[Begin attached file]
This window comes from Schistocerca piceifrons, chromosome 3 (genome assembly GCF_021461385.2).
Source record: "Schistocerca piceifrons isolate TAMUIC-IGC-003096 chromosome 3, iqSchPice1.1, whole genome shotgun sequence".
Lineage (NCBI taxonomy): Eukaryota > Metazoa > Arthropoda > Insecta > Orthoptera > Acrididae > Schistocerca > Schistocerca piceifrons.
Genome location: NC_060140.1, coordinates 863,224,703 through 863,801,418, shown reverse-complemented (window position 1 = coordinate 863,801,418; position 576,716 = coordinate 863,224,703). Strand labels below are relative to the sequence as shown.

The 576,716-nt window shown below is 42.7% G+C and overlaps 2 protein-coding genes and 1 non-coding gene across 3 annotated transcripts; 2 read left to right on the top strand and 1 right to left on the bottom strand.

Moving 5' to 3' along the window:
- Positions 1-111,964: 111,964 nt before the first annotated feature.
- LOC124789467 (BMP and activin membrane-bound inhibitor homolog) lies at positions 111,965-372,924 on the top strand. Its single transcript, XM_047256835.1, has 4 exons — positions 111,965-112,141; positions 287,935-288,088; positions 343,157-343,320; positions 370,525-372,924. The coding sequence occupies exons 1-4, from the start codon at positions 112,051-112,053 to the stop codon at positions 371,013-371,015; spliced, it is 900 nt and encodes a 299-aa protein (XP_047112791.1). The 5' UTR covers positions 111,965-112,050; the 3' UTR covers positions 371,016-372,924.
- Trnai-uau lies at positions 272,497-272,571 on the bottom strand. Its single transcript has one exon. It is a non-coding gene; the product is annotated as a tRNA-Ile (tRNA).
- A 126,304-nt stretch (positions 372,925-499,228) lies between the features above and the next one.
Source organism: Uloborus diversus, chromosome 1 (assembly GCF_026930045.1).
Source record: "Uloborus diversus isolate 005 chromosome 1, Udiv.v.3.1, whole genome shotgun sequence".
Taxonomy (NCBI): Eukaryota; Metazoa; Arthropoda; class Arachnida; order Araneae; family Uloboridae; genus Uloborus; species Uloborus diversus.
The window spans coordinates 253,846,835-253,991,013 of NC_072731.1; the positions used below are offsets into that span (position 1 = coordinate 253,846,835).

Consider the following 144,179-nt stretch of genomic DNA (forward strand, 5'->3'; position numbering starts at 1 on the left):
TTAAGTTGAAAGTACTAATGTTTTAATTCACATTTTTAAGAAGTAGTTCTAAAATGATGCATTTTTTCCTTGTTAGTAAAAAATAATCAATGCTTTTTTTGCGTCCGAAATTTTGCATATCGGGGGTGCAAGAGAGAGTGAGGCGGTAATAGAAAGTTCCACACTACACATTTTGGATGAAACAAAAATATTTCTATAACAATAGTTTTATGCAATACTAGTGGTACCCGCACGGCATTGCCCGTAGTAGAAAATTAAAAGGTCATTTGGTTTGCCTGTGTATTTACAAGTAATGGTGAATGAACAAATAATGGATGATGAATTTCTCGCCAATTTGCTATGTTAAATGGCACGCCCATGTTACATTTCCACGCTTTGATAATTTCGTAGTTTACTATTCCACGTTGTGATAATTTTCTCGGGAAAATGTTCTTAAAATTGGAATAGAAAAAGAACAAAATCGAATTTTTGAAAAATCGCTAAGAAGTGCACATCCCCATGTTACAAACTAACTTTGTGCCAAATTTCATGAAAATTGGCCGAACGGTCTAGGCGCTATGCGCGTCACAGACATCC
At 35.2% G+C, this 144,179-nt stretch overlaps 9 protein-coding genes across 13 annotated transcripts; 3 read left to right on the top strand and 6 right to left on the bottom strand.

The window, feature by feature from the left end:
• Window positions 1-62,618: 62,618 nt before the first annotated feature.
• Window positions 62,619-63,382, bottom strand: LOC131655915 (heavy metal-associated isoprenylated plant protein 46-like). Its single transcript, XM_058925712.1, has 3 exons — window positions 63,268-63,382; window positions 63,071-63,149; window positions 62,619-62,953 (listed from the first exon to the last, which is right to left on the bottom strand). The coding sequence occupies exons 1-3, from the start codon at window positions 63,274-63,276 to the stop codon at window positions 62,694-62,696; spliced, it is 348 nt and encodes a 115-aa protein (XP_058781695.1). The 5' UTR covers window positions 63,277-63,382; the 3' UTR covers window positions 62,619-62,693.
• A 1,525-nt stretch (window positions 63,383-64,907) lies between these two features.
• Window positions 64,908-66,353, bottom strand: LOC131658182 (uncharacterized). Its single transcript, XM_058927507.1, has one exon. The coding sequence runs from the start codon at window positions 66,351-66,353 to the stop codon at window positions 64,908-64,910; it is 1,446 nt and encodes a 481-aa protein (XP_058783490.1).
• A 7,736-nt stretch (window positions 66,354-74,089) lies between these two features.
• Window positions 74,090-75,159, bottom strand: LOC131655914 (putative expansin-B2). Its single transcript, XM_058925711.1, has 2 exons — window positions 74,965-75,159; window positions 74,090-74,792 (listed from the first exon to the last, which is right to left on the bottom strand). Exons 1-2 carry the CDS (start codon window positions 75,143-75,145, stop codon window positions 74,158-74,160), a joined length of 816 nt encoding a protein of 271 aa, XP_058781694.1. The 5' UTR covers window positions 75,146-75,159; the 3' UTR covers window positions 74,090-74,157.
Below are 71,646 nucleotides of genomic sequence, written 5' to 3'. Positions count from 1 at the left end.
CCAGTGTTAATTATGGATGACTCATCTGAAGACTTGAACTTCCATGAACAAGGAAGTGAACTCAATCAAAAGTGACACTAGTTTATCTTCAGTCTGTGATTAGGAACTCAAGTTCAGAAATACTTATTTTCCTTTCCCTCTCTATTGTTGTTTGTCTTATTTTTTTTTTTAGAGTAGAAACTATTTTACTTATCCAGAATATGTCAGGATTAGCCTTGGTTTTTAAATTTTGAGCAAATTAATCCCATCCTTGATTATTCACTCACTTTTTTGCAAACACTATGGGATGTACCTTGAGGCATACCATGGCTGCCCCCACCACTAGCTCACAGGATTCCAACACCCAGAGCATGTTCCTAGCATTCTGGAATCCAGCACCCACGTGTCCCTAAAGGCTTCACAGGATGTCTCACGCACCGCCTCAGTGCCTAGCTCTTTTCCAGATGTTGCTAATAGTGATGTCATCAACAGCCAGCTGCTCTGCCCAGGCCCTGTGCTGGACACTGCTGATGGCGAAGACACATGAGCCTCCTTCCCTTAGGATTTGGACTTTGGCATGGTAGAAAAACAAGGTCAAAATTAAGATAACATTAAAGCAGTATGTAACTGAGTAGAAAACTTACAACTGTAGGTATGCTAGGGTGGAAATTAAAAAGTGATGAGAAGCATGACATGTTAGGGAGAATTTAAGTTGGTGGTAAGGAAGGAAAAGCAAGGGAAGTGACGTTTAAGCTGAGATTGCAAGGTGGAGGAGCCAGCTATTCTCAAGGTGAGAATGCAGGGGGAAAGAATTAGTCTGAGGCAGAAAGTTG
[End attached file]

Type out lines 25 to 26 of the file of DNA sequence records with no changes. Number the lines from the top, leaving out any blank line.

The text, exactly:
Below are 71,646 nucleotides of genomic sequence, written 5' to 3'. Positions count from 1 at the left end.
CCAGTGTTAATTATGGATGACTCATCTGAAGACTTGAACTTCCATGAACAAGGAAGTGAACTCAATCAAAAGTGACACTAGTTTATCTTCAGTCTGTGATTAGGAACTCAAGTTCAGAAATACTTATTTTCCTTTCCCTCTCTATTGTTGTTTGTCTTATTTTTTTTTTTAGAGTAGAAACTATTTTACTTATCCAGAATATGTCAGGATTAGCCTTGGTTTTTAAATTTTGAGCAAATTAATCCCATCCTTGATTATTCACTCACTTTTTTGCAAACACTATGGGATGTACCTTGAGGCATACCATGGCTGCCCCCACCACTAGCTCACAGGATTCCAACACCCAGAGCATGTTCCTAGCATTCTGGAATCCAGCACCCACGTGTCCCTAAAGGCTTCACAGGATGTCTCACGCACCGCCTCAGTGCCTAGCTCTTTTCCAGATGTTGCTAATAGTGATGTCATCAACAGCCAGCTGCTCTGCCCAGGCCCTGTGCTGGACACTGCTGATGGCGAAGACACATGAGCCTCCTTCCCTTAGGATTTGGACTTTGGCATGGTAGAAAAACAAGGTCAAAATTAAGATAACATTAAAGCAGTATGTAACTGAGTAGAAAACTTACAACTGTAGGTATGCTAGGGTGGAAATTAAAAAGTGATGAGAAGCATGACATGTTAGGGAGAATTTAAGTTGGTGGTAAGGAAGGAAAAGCAAGGGAAGTGACGTTTAAGCTGAGATTGCAAGGTGGAGGAGCCAGCTATTCTCAAGGTGAGAATGCAGGGGGAAAGAATTAGTCTGAGGCAGAAAGTTG